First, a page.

This month baseball fans celebrated the 75th anniversary of Jackie Robinson’s debut with the Dodgers. Robinson solidified his legacy as a civil rights champion and athletic superstar after breaking the color line in major league baseball on April 15, 1947. (Illustrated and painted by Demis Courquet-Lesaulnier via Wikimedia Commons)

By Liz Dwyer for Word in Black

On April 15, more than 50,000 fans of the Los Angeles Dodgers packed to the famed stadium in Chavez Ravine to watch the Dodgers take on the Cincinnati Reds. The day was about much more than just eating peanuts and popcorn and celebrating their love of America’s National Pastime. Both fans and players wore jerseys emblazoned with the number 42 on them in tribute to the one and only Jackie Robinson. 

Indeed, the date marked the 75th anniversary of Jackie Robinson breaking the color barrier in baseball on April 15, 1947.

His widow, 99-year-old Rachel Robinson — she turns 100 on July 19 — was driven onto the Dodger Stadium field shortly before the first pitch to commemorate the moment.

“She has been dogged about keeping the legacy alive,” says Della Britton the president and CEO of the Jackie Robinson Foundation. 

Rachel Robinson founded the nonprofit organization in 1973, one year after Jackie Robinson’s death in 1972. The foundation’s goal is “to promote higher education and the values embodied in the life and legacy of sports and civil rights icon Jackie Robinson.” 

Rachel Robinson is also about to see a longtime dream come to life: the July 26 opening of the Jackie Robinson Museum in New York City.  

“I’m very, very focused on when you walk into that museum, you will instantly know that this was a man who did a lot more than play baseball,” Britton says.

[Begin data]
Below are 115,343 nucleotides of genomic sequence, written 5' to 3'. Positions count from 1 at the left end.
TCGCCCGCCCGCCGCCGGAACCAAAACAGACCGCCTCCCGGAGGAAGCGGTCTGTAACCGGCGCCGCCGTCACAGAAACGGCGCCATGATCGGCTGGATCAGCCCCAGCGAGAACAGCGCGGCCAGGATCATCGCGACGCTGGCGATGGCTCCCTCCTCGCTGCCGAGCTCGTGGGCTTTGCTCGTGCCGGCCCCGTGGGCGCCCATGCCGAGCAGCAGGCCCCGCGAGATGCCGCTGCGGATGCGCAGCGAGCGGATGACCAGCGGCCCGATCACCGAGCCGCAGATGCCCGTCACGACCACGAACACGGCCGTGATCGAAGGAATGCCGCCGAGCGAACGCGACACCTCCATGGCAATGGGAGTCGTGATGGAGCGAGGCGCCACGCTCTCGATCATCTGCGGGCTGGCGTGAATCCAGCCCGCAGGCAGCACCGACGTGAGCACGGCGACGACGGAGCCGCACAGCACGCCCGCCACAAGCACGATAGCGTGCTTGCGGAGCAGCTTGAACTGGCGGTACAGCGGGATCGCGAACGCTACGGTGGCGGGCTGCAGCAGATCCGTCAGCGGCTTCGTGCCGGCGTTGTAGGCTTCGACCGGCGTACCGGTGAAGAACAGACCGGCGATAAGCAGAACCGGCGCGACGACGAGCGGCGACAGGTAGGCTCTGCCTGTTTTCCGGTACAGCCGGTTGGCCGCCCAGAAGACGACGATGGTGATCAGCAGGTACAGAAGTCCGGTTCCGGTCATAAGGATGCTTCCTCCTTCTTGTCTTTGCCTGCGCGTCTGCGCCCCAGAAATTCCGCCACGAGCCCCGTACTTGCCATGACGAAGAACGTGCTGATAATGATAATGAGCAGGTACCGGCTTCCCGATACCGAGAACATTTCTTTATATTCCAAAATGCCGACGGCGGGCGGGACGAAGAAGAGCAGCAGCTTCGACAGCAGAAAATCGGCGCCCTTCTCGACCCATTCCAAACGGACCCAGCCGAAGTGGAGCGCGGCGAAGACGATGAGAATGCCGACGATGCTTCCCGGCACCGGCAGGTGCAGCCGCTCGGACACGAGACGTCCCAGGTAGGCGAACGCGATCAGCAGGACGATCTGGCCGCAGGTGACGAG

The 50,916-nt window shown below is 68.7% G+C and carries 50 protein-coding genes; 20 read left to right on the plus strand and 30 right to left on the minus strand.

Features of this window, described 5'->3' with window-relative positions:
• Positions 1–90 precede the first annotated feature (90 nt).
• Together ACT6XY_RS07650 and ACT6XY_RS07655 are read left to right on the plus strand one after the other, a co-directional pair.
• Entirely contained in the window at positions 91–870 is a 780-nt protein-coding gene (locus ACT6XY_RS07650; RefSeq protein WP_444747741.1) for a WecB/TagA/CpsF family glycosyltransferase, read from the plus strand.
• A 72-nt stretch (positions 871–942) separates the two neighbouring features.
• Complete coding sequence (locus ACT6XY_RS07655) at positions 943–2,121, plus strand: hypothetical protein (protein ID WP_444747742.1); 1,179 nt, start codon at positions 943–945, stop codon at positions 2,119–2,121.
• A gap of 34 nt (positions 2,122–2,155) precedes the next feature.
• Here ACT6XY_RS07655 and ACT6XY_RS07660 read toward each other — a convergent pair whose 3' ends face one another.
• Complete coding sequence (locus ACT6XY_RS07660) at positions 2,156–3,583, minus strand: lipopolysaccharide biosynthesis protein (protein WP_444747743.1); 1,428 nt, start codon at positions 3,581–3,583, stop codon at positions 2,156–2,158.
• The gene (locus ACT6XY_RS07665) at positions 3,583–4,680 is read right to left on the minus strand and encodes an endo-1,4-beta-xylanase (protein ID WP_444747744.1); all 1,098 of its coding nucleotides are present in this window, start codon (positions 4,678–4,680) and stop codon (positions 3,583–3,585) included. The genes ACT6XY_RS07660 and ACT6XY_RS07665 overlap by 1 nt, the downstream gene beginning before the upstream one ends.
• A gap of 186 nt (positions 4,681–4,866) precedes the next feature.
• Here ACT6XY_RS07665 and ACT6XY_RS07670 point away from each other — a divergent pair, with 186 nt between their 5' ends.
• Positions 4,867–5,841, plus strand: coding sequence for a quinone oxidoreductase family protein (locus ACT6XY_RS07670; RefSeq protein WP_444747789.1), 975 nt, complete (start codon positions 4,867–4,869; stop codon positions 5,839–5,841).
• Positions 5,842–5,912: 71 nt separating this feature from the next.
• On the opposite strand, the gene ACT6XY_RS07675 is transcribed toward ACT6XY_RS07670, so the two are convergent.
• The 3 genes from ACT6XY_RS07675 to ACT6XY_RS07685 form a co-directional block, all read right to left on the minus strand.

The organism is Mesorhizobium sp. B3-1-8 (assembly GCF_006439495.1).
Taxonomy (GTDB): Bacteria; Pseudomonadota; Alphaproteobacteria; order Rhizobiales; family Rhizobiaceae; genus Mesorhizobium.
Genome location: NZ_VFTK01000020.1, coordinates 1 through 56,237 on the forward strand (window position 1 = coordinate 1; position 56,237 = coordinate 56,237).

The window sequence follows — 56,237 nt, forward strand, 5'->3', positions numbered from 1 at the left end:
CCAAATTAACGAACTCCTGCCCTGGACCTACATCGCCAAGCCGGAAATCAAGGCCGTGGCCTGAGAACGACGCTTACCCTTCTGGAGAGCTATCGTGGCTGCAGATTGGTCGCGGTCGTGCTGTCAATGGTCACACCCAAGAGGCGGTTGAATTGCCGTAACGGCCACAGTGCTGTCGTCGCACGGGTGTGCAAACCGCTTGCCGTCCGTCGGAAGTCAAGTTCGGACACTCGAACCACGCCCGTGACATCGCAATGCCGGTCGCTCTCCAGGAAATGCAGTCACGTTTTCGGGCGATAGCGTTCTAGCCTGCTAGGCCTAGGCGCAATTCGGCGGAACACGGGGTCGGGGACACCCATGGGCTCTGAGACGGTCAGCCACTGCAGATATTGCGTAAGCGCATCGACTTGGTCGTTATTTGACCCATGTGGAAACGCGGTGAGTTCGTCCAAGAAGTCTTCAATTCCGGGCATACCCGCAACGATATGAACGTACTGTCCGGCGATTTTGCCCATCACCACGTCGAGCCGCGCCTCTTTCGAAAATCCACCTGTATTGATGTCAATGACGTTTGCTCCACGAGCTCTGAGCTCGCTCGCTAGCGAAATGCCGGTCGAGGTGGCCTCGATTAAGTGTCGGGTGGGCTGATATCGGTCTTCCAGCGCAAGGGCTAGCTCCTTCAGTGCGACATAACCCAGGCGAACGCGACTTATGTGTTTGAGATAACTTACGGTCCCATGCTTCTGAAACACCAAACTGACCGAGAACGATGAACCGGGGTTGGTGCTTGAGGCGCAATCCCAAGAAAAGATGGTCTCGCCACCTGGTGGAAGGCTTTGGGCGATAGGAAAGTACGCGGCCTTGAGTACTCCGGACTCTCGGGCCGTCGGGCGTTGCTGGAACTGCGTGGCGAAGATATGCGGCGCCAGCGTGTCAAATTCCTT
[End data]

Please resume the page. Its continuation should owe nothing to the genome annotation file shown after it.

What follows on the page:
“When I had my private conversation with her,” recalls Britton of talking to Rachel Robinson, “she said, ‘You know, I’ve always wanted a fixed tribute to Jack.’ You know, her beloved Jack — and she’s the only one that calls him Jack. No one else.” 

Rachel Robinson didn’t want a shrine to her husband, though. Instead, she wanted a place where people in the community could come discover what Jackie Robinson stood for and learn his full legacy. 

To that end, the museum will feature fun, engaging content about baseball, and thanks to an anonymous million dollar grant, there will be a character education program called “Be 42”. And, of course, the museum will take a deep dive into Robinson’s civil rights activism, including his relationship with the Black press.

When Robinson made his major league debut on April 15, 1947, the Dodgers were still in Brooklyn and baseball was still a racially segregated sport. 

Sportswriters at Black newspapers- like Sam Lacy at the AFRO- as well as Black politicians had long called for the integration of baseball, but until Robinson signed with the Dodgers, Black players had been restricted to the Negro leagues. 

It’s been well documented in media — including in the late Chadwick Boseman’s star turn as Robinson in the film “42” that Jackie Robinson had more courage and fortitude than most in order to endure the threats and racial slurs hurled at him by white players and fans. 

In 1947, the Baltimore Afro-American ran an interview with Robinson where he acknowledged the pressure he felt about being the first Black MLB player and having to publicly endure racism.

“I don’t guess anybody really understands exactly how I feel about being signed up,” Robinson told reporter Michael Carter. “I feel sort of as if everyone was looking at me. I feel that if I flop, or conduct myself badly — on or off the field — that I’ll set the advancement back a hundred years. Why, I feel that all the little colored kids playing sandlot baseball have their professional futures wrapped up somehow in me.”

Carl Erskine, 95, one of the only living Major League Baseball players to play with Robinson on the Dodgers saw the racist treatment firsthand. 

“Our nation was truly Black and white,” Erskine, who is white, recently told the Los Angeles Times. “That’s the way it was. It was a very distinct cultural divide. So with what Jackie did, people saw what a gentleman he was, and how intelligent he was, and how exciting he was as a player. He broke down lots of social barriers that were ingrained in our society for a couple of centuries.”

Britton wants to keep that barrier-breaking going at the upcoming museum. 

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